The Meaning of Things: Kipling's Formative Journey 'Home" in 1889 and the Late Victorian Imperial Tour

Research output: Contribution to journalArticlepeer-review

779 Downloads (Pure)

Abstract

The ‘seven years’ hard’ Rudyard Kipling spent as a journalist innorth India are generally seen as the making of both hispoetic and his politics. But, important as origin, community,identity and ‘my father’s house’ are to Kipling, he shouldalso be seen as a wayfarer of no fixed abode. In 1889 heused his first royalties to return to metropolitan fame bythe long way round: Burma, the Straits, Japan, the Pacificand a transcontinental journey past landmarks of hisAmericanophile boyhood reading. Both distressing andexhilarating, it was a journey that stimulated the productivetension in him between the parochial and the universal. Ifan upcountry Punjab station had impressed him with thenecessity of colonial rule, it was this voyage thatengendered his all-embracing imperial vision. If he hadhoned his eye for ‘local colour’, this trip intimated to himthat his metier would lie in culturally translating disparateportions of the empire to one another. Anticipating Baden-Powell’s call to ‘look wider’, vagabonding proved to be anagreeable mode of existence, but metropolitan arrival wasto hold its own unforeseen challenges and anxieties. At atime when English writers like Arthur Symons aestheticisedtheir sensation of cultural rootlessness in the figure of thevagabond, Kipling sought to foreground his ownvagabondism with a persuasive claim to belonging.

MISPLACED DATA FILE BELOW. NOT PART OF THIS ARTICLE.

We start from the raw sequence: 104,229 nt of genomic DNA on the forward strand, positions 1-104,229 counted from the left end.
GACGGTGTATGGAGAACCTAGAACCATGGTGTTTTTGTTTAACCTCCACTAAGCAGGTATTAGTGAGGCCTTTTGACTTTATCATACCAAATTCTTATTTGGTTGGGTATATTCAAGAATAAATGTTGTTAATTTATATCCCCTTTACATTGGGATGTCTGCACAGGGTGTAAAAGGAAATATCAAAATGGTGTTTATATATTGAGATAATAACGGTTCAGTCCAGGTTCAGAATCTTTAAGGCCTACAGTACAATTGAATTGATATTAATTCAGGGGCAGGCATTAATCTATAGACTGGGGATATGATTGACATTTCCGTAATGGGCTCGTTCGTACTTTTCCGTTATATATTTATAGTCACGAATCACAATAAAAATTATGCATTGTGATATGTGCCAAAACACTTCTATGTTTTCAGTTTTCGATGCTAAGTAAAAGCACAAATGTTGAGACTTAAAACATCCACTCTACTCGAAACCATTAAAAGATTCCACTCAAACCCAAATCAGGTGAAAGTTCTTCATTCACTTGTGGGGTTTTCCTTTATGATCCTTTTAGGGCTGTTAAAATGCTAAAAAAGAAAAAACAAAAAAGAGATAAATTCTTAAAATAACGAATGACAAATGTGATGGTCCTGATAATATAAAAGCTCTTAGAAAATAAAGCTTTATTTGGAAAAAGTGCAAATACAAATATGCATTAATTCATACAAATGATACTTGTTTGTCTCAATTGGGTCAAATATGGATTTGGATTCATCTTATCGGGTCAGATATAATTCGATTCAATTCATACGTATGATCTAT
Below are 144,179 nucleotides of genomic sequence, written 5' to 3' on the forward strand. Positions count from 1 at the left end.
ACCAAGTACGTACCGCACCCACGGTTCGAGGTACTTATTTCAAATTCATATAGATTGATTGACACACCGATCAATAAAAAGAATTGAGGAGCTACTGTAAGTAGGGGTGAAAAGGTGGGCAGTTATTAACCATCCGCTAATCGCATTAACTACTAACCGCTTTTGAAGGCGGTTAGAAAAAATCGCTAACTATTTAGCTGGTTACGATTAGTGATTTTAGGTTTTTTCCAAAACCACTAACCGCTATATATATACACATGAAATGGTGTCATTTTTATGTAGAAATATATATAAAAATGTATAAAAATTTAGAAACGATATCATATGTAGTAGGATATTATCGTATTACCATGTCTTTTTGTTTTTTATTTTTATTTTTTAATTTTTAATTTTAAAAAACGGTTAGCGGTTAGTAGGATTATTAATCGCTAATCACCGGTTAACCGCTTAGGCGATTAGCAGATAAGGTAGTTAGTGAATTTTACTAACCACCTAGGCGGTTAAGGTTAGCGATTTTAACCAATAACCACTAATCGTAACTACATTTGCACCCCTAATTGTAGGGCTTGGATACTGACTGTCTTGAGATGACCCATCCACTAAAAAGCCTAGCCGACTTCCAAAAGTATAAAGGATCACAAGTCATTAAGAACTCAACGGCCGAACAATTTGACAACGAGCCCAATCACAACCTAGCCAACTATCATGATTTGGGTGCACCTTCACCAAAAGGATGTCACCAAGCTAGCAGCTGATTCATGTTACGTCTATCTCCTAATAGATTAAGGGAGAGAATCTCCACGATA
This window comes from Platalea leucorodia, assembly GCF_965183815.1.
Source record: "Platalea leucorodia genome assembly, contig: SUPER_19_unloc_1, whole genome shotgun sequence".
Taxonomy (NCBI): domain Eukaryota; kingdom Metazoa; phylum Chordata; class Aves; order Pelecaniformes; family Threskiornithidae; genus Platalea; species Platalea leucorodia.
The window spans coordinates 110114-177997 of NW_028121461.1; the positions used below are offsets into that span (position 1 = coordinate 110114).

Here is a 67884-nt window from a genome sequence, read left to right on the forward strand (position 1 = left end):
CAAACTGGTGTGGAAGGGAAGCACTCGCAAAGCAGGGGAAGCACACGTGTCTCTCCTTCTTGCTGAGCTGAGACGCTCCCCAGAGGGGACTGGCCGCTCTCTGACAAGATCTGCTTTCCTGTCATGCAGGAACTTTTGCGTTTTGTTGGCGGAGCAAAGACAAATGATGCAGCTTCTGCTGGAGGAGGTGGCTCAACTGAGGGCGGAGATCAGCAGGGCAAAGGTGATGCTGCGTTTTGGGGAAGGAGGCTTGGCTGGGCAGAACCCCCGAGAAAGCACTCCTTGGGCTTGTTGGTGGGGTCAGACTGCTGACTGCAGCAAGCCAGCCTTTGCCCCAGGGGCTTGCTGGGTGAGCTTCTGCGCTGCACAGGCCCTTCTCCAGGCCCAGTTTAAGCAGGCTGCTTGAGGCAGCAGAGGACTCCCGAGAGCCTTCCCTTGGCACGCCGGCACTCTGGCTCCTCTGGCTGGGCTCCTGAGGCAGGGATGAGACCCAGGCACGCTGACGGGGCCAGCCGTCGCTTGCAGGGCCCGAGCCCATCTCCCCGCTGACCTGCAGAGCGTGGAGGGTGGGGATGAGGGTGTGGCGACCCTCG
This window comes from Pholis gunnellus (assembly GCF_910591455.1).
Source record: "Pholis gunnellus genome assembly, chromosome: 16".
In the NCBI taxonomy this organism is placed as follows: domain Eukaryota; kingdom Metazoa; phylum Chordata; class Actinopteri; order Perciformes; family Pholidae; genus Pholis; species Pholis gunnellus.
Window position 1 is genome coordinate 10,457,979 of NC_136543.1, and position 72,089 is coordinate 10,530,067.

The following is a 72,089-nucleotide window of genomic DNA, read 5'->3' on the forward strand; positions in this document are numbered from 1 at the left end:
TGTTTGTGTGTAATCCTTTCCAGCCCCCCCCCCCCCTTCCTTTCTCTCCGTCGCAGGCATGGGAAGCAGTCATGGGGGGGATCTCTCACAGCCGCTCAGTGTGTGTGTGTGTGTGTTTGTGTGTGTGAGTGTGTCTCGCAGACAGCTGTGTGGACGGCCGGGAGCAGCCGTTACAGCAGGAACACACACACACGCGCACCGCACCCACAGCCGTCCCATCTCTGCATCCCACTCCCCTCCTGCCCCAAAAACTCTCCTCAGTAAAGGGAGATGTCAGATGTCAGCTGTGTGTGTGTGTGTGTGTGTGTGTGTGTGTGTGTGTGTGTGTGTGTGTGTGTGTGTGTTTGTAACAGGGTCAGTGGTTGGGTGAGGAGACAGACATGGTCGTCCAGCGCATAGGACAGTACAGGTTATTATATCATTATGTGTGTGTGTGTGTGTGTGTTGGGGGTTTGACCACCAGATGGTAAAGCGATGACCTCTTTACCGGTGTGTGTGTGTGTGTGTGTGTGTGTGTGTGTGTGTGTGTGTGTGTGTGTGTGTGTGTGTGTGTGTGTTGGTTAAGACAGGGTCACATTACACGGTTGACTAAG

© 2016, published by Taylor & Francis. The attached document (embargoed until 26/11/2017) is an author produced version of a paper, uploaded in accordance with the publisher’s self- archiving policy. The final published version (version of record) is available online at the link below. Some minor differences between this version and the final published version may remain. We suggest you refer to the final published version should you wish to cite from it.
Original languageEnglish
Pages (from-to)373-396
JournalJournal of Imperial and Commonwealth History
Volume44
Issue number3
DOIs
Publication statusPublished - 26 May 2016

Cite this